US5369045 *Jul 1, 1993Nov 29, 1994Texas Instruments IncorporatedMethod for forming a self-aligned lateral DMOS transistor
US5408117 *Sep 28, 1992Apr 18, 1995Mitsubishi Denki Kabushiki KaishaSemiconductor device and method of fabricating the same
US5422288 *May 19, 1994Jun 6, 1995Harris CorporationMethod of doping a JFET region in a MOS-gated semiconductor device
US5426069 *Apr 9, 1992Jun 20, 1995Dalsa Inc.Method for making silicon-germanium devices using germanium implantation
US5465000 *May 14, 1993Nov 7, 1995Siliconix IncorporatedThreshold adjustment in vertical DMOS devices
US5541429 *Jun 27, 1995Jul 30, 1996At&T Corp.High voltage semiconductor device having improved electrical ruggedness and reduced cell pitch
US5543639 *Oct 8, 1993Aug 6, 1996Kabushiki Kaisha ToshibaMOS gate controlled thyristor
US5728593 *Jun 29, 1995Mar 17, 1998Samsung Electronics Co., Ltd.Power insulated-gate transistor having three terminals and a manufacturing method thereof
US5783474 *Dec 11, 1995Jul 21, 1998International Rectifier CorporationReduced mask process for manufacture of MOS gated devices using dopant-enhanced-oxidation of semiconductor
US5796124 *Feb 29, 1996Aug 18, 1998Kabushiki Kaisha ToshibaMOS gate controlled thyristor
US6034398 *Jan 26, 1998Mar 7, 2000Toyota Jidosha Kabushiki KaishaSemiconductor device and manufacturing method of the same
US7736976 *Dec 4, 2007Jun 15, 2010Vishay General Semiconductor LlcMethod for fabricating a power semiconductor device having a voltage sustaining layer with a terraced trench facilitating formation of floating islands
US20080142880 *Dec 4, 2007Jun 19, 2008Vishay General Semiconductor LlcMethod for fabricating a power semiconductor device having a voltage sustaining layer with a terraced trench facilitating formation of floating islands
WO1993012715A1 *Dec 16, 1992Jul 8, 1993Abbott LaboratoriesHemometrix temperature compensation
Classifications
U.S. Classification438/138, 438/273, 257/E21.149, 257/335, 257/E29.066, 257/E21.418, 257/E21.383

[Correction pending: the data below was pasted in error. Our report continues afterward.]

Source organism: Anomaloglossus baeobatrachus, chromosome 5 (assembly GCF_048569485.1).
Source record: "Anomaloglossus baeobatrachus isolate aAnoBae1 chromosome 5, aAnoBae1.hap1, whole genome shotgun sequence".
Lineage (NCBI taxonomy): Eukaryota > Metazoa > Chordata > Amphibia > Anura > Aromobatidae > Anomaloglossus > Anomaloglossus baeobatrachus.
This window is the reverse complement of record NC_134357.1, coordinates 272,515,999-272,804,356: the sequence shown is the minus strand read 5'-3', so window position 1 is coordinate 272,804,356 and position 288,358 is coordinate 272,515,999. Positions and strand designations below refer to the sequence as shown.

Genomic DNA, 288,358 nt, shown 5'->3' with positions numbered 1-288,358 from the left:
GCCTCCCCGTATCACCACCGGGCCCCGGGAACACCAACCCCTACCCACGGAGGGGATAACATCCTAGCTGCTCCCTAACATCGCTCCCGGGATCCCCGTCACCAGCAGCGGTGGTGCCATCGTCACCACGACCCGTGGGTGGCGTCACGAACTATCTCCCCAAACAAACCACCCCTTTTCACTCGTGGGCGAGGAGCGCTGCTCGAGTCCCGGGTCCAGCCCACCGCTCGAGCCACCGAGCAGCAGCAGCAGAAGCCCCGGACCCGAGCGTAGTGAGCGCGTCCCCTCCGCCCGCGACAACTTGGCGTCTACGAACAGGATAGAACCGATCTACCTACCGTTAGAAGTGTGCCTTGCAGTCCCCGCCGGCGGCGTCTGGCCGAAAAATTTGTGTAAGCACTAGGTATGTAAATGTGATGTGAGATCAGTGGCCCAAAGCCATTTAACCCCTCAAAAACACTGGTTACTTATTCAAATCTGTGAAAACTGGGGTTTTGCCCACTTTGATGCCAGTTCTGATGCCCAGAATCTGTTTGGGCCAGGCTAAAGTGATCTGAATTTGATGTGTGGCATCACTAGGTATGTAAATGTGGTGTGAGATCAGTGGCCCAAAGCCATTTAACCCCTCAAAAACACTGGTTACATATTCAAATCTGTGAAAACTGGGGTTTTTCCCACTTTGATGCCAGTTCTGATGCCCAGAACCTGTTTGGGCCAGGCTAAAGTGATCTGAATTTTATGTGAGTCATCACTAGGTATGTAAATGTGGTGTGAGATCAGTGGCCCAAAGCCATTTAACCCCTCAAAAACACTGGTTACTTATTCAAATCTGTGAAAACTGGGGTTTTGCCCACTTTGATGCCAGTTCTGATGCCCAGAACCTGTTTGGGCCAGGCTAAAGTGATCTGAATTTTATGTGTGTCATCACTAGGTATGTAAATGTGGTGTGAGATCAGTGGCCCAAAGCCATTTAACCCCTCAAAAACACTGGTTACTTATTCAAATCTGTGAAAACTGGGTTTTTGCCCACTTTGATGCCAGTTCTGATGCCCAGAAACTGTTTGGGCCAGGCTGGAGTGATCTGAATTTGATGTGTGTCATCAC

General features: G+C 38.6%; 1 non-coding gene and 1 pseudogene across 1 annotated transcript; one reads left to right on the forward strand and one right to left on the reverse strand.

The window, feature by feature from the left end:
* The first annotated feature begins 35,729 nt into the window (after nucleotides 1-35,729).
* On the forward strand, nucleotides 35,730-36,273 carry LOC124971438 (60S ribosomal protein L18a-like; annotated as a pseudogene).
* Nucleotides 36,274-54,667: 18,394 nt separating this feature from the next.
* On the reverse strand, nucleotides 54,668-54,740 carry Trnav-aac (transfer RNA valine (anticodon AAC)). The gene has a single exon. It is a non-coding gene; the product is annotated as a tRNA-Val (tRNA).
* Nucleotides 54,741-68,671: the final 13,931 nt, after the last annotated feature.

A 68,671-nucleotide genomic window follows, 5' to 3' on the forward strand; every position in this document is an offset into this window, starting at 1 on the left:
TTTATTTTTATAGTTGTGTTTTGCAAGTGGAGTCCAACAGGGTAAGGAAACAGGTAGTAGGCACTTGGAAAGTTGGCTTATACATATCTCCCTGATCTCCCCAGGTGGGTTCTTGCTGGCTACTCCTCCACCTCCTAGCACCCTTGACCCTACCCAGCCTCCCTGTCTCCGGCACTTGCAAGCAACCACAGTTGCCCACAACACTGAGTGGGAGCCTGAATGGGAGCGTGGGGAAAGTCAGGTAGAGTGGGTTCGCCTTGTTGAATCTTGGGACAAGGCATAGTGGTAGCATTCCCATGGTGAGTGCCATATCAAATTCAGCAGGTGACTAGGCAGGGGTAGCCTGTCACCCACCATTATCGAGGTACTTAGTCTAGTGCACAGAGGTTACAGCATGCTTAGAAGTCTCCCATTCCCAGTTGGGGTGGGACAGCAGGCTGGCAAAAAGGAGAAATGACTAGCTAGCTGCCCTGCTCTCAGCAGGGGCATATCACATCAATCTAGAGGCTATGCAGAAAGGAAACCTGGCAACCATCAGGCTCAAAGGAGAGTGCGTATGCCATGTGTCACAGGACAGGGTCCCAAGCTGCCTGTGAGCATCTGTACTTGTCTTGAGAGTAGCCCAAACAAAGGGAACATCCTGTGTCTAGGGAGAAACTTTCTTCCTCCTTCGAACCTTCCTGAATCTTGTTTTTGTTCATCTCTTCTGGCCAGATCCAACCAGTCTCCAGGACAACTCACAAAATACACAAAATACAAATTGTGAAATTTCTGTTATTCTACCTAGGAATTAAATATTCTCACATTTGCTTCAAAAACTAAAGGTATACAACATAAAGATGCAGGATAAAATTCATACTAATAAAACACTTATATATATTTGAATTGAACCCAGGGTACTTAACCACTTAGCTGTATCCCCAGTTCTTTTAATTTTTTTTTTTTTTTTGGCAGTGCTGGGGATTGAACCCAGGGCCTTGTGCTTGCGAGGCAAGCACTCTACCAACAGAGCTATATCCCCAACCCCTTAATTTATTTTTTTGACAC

International ClassificationH01L29/78, H01L29/10, H01L21/336, H01L21/331, H01L21/225
Cooperative ClassificationH01L29/66333, H01L21/2255, H01L29/1095, H01L29/66712
European ClassificationH01L29/66M6T2W4, H01L29/66M6T6F14V, H01L21/225A4D, H01L29/10G
Legal Events
DateCodeEventDescription
Jun 26, 1992FPAYFee payment
Year of fee payment: 4
Oct 6, 1992REMIMaintenance fee reminder mailed
Oct 14, 1992REMIMaintenance fee reminder mailed
Sep 6, 1996FPAYFee payment
Year of fee payment: 8
Sep 11, 1999ASAssignment
Owner name: INTERSIL CORPORATION, FLORIDA
Free format text: ASSIGNMENT OF ASSIGNORS INTEREST;ASSIGNOR:HARRIS CORPORATION;REEL/FRAME:010255/0405
Effective date: 19990813
Nov 8, 1999ASAssignment
Owner name: CREDIT SUISSE FIRST BOSTON, AS COLLATERAL AGENT, N
Free format text: SECURITY INTEREST;ASSIGNOR:INTERSIL CORPORATION;REEL/FRAME:010351/0410
Effective date: 19990813
Sep 6, 2000FPAYFee payment
Year of fee payment: 12
Mar 16, 2001ASAssignment
Owner name: INTERSIL HOLDING CORPORATION, CALIFORNIA
Free format text: INTELLECTUAL PROPERTY PARTIAL RELEASE;ASSIGNOR:CREIDT SUISSE FIRST BOSTON;REEL/FRAME:011667/0166
Effective date: 20010303
Jul 16, 2001ASAssignment
Owner name: FAIRCHILD SEMICONDUCTOR CORPORATION, MAINE
Free format text: REASSIGNMENT OF PATENT APPLICATIONS;ASSIGNOR:INTERSIL CORPORATION;REEL/FRAME:012002/0206
Effective date: 20010406